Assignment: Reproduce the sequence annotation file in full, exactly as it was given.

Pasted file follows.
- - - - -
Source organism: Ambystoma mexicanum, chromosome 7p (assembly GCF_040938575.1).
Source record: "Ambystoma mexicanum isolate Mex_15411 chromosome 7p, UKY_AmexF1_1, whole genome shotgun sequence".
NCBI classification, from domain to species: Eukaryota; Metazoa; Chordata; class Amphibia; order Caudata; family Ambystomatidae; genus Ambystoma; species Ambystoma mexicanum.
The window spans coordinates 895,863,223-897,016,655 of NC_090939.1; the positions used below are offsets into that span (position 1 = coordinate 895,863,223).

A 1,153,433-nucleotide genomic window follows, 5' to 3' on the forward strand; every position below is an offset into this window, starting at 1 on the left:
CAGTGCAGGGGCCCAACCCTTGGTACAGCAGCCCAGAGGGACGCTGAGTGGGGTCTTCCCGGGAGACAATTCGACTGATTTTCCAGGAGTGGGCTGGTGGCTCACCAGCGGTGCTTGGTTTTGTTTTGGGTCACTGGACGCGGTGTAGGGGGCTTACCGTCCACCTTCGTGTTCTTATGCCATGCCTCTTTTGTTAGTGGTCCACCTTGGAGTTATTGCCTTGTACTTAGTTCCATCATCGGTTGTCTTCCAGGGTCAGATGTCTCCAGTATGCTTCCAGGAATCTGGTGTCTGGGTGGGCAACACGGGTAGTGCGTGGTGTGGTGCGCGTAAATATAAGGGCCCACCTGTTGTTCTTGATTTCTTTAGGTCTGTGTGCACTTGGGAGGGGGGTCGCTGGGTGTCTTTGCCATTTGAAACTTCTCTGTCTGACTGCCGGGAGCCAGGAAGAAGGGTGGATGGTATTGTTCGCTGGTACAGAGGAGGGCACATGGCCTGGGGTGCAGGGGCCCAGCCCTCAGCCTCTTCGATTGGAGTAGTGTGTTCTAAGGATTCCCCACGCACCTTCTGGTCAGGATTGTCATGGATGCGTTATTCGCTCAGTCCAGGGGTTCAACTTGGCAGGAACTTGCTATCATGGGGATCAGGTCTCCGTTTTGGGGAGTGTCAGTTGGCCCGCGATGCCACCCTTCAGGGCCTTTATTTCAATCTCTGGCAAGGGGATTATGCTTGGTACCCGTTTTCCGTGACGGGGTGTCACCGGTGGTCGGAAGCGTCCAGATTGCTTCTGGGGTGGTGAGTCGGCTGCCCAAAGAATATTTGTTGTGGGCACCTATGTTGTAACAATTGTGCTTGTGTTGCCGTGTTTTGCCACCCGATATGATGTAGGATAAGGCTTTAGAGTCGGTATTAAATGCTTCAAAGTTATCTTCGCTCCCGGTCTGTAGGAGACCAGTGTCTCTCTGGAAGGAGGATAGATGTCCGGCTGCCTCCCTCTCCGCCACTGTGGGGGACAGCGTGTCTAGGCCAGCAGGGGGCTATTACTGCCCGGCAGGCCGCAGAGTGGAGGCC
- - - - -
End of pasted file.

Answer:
Source organism: Ambystoma mexicanum, chromosome 7p (assembly GCF_040938575.1).
Source record: "Ambystoma mexicanum isolate Mex_15411 chromosome 7p, UKY_AmexF1_1, whole genome shotgun sequence".
NCBI classification, from domain to species: Eukaryota; Metazoa; Chordata; class Amphibia; order Caudata; family Ambystomatidae; genus Ambystoma; species Ambystoma mexicanum.
The window spans coordinates 895,863,223-897,016,655 of NC_090939.1; the positions used below are offsets into that span (position 1 = coordinate 895,863,223).

A 1,153,433-nucleotide genomic window follows, 5' to 3' on the forward strand; every position below is an offset into this window, starting at 1 on the left:
CAGTGCAGGGGCCCAACCCTTGGTACAGCAGCCCAGAGGGACGCTGAGTGGGGTCTTCCCGGGAGACAATTCGACTGATTTTCCAGGAGTGGGCTGGTGGCTCACCAGCGGTGCTTGGTTTTGTTTTGGGTCACTGGACGCGGTGTAGGGGGCTTACCGTCCACCTTCGTGTTCTTATGCCATGCCTCTTTTGTTAGTGGTCCACCTTGGAGTTATTGCCTTGTACTTAGTTCCATCATCGGTTGTCTTCCAGGGTCAGATGTCTCCAGTATGCTTCCAGGAATCTGGTGTCTGGGTGGGCAACACGGGTAGTGCGTGGTGTGGTGCGCGTAAATATAAGGGCCCACCTGTTGTTCTTGATTTCTTTAGGTCTGTGTGCACTTGGGAGGGGGGTCGCTGGGTGTCTTTGCCATTTGAAACTTCTCTGTCTGACTGCCGGGAGCCAGGAAGAAGGGTGGATGGTATTGTTCGCTGGTACAGAGGAGGGCACATGGCCTGGGGTGCAGGGGCCCAGCCCTCAGCCTCTTCGATTGGAGTAGTGTGTTCTAAGGATTCCCCACGCACCTTCTGGTCAGGATTGTCATGGATGCGTTATTCGCTCAGTCCAGGGGTTCAACTTGGCAGGAACTTGCTATCATGGGGATCAGGTCTCCGTTTTGGGGAGTGTCAGTTGGCCCGCGATGCCACCCTTCAGGGCCTTTATTTCAATCTCTGGCAAGGGGATTATGCTTGGTACCCGTTTTCCGTGACGGGGTGTCACCGGTGGTCGGAAGCGTCCAGATTGCTTCTGGGGTGGTGAGTCGGCTGCCCAAAGAATATTTGTTGTGGGCACCTATGTTGTAACAATTGTGCTTGTGTTGCCGTGTTTTGCCACCCGATATGATGTAGGATAAGGCTTTAGAGTCGGTATTAAATGCTTCAAAGTTATCTTCGCTCCCGGTCTGTAGGAGACCAGTGTCTCTCTGGAAGGAGGATAGATGTCCGGCTGCCTCCCTCTCCGCCACTGTGGGGGACAGCGTGTCTAGGCCAGCAGGGGGCTATTACTGCCCGGCAGGCCGCAGAGTGGAGGCC